In 2018, Microsoft released an adaptive Xbox controller designed for gamers with disabilities.


Stephanie Aaronson/The Wall Street Journal

WSJ: How has accessibility been integrated into Microsoft in the past?

Ma’am. It’s mush: CLA was on one of the product teams, and it’s very hard to tell all the other products what to do when you’re on one of them. And that didn’t include hiring staff or customer service, which is very important to me. You have to listen. I spend most of my time listening.

WSJ: Have you ever had to demonstrate a return on your work?

Ma’am. It’s mush: There’s always a conversation. But I’m also very, very mindful of the ROI trap, which is : Well, this product will only work well for 4% of customers. According to the science of accessibility and inclusive design, you simply get a better product when you incorporate these elements into the design and take into account the views of people with disabilities.

I don’t think anyone could appreciate the impact of audiobooks when they were made for the blind. From February to April last year, there was a significant increase in subtitles on Teams TV. It wasn’t just the deaf community.

WSJ: Microsoft plans to hire more people with disabilities over the next five years. How are you gonna do it?

Ma’am. It’s mush: This allows us to expand our special programs, such as the autism recruitment program, to different parts of the world. We are also expanding supported employment practices that create employment opportunities for people with intellectual and developmental disabilities.

And we’re not just working on the accessibility of our buildings to meet some local code.

They need to create a safe environment where people can identify themselves, have a conversation about their disability and ask what they need to succeed. Our global investments are centralized, so wherever you are, you can ask for what you need to succeed, and your costs will never be seen by your manager. For example, if you are deaf, you can ask for an interpreter, who will be provided at no cost to the insurance company.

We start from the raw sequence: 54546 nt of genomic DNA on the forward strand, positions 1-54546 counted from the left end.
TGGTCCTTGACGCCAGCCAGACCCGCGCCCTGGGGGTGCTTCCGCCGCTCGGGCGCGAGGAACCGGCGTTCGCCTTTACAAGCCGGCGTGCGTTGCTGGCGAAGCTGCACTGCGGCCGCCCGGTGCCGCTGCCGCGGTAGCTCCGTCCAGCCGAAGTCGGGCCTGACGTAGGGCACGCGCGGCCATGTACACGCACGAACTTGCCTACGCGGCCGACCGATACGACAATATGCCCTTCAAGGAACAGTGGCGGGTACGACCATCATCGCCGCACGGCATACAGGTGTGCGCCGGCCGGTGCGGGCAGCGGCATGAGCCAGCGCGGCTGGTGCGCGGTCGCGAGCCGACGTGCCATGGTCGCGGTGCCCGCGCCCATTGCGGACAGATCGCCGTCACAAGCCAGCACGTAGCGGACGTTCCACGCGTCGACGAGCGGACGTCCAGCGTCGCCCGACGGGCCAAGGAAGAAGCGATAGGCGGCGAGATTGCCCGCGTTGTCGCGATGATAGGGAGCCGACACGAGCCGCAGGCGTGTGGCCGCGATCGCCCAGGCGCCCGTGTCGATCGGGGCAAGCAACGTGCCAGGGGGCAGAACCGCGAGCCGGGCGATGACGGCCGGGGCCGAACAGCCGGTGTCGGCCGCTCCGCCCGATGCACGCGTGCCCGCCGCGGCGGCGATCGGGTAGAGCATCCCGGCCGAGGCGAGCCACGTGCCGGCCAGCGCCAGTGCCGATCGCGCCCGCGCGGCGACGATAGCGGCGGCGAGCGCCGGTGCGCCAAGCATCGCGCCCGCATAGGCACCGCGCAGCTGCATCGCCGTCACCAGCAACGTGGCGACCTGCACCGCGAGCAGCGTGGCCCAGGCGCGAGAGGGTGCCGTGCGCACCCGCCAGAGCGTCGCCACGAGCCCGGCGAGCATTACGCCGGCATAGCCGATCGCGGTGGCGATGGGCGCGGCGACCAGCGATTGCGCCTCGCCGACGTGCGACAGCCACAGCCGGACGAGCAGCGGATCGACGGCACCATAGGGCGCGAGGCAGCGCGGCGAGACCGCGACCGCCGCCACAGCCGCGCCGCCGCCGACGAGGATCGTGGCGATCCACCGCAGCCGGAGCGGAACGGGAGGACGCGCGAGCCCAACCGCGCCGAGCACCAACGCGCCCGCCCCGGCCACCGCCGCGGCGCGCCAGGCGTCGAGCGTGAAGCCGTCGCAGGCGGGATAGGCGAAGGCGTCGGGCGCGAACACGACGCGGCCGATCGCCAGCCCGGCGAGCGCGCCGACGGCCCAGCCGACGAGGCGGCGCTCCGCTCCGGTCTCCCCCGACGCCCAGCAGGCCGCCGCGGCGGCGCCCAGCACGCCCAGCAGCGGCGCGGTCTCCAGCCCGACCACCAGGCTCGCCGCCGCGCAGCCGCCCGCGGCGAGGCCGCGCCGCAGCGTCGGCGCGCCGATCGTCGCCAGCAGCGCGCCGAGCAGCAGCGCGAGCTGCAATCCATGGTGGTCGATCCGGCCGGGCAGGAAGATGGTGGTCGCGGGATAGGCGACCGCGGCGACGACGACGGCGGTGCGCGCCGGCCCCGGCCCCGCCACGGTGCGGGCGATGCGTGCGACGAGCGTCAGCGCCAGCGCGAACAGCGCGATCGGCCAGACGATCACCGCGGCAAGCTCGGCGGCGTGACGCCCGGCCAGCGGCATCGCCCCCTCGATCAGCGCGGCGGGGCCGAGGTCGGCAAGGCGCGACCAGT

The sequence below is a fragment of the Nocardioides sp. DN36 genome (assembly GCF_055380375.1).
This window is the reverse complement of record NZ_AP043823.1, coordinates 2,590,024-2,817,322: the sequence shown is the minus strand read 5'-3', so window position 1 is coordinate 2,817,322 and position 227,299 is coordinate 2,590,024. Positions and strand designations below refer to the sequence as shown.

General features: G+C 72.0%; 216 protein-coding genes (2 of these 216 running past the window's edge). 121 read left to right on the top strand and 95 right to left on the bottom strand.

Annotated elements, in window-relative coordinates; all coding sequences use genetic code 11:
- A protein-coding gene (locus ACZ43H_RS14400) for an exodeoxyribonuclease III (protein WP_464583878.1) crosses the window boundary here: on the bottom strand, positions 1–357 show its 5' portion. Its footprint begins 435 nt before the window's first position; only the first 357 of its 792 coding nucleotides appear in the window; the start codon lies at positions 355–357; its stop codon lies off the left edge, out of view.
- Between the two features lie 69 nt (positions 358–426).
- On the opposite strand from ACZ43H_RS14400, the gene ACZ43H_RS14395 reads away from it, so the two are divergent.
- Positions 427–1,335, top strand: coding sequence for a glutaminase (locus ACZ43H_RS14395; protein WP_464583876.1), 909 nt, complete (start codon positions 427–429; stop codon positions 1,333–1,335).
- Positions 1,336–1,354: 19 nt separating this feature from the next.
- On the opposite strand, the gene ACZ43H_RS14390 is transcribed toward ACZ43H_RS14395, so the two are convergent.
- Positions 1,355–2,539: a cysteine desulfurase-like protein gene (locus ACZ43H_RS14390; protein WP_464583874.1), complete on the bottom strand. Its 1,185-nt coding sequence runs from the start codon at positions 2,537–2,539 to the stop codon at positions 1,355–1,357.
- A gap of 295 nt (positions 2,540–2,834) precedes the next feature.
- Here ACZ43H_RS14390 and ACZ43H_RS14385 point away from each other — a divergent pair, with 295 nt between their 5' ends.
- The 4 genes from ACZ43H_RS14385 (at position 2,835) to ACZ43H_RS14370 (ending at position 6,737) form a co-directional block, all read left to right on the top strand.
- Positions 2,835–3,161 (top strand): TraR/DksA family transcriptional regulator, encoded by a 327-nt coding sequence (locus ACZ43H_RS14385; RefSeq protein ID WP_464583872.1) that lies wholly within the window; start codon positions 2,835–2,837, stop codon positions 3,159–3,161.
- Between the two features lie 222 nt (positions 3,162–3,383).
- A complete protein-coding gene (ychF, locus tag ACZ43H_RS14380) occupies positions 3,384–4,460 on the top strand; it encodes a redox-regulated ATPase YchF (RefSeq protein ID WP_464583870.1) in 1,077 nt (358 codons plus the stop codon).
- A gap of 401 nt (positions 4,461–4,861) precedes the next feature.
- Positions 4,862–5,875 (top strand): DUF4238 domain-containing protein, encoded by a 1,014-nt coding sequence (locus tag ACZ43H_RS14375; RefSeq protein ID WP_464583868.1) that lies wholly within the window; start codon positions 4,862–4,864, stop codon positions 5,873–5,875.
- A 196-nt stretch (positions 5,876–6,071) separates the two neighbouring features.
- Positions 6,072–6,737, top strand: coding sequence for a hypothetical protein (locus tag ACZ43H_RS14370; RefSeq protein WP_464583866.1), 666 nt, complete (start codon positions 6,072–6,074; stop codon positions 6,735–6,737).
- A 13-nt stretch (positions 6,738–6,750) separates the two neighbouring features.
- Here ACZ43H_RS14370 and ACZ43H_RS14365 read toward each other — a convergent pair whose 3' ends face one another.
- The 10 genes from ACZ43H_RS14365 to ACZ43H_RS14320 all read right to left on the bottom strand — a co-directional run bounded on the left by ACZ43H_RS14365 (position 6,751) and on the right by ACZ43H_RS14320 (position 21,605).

WSJ: You are able to make this change in part because you work for a large organization that is willing to spend money to ensure accessibility. How can smaller companies with less liquidity achieve similar improvements?

Ma’am. It’s mush: We have published our guides on topics such as hiring people with disabilities and the accessibility training that every Microsoft employee takes, hoping to help others see that it’s not that hard.

For example, the simplest things you can do are to make sure your furniture is a different colour to the carpet or flooring for the blind or visually impaired – if the furniture is the same colour as the carpet, it is difficult to see and people trip over it easily. And make sure if you have glass doors, you seal them.

Accessibility in design means incorporating accessibility and the views of people with disabilities into the design process. You can’t put a ramp on a building a week before occupancy and remove the bureaucracy.

Email Kathy Dayton at [email protected].